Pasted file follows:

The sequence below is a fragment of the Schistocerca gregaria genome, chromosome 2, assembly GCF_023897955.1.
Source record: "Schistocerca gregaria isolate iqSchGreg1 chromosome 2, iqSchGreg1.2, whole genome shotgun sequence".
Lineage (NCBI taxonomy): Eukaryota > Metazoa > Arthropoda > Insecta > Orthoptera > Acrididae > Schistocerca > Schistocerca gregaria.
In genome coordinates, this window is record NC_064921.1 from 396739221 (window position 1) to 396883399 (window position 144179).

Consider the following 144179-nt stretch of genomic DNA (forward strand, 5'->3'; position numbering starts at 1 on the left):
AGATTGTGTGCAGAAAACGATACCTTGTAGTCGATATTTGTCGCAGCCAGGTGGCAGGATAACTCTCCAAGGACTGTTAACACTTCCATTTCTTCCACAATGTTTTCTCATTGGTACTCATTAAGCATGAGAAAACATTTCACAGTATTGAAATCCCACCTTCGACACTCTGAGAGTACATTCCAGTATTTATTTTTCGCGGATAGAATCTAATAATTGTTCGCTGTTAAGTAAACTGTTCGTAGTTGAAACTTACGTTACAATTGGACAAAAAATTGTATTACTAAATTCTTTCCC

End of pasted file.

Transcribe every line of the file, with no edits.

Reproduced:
The sequence below is a fragment of the Schistocerca gregaria genome, chromosome 2, assembly GCF_023897955.1.
Source record: "Schistocerca gregaria isolate iqSchGreg1 chromosome 2, iqSchGreg1.2, whole genome shotgun sequence".
Lineage (NCBI taxonomy): Eukaryota > Metazoa > Arthropoda > Insecta > Orthoptera > Acrididae > Schistocerca > Schistocerca gregaria.
In genome coordinates, this window is record NC_064921.1 from 396739221 (window position 1) to 396883399 (window position 144179).

Consider the following 144179-nt stretch of genomic DNA (forward strand, 5'->3'; position numbering starts at 1 on the left):
AGATTGTGTGCAGAAAACGATACCTTGTAGTCGATATTTGTCGCAGCCAGGTGGCAGGATAACTCTCCAAGGACTGTTAACACTTCCATTTCTTCCACAATGTTTTCTCATTGGTACTCATTAAGCATGAGAAAACATTTCACAGTATTGAAATCCCACCTTCGACACTCTGAGAGTACATTCCAGTATTTATTTTTCGCGGATAGAATCTAATAATTGTTCGCTGTTAAGTAAACTGTTCGTAGTTGAAACTTACGTTACAATTGGACAAAAAATTGTATTACTAAATTCTTTCCC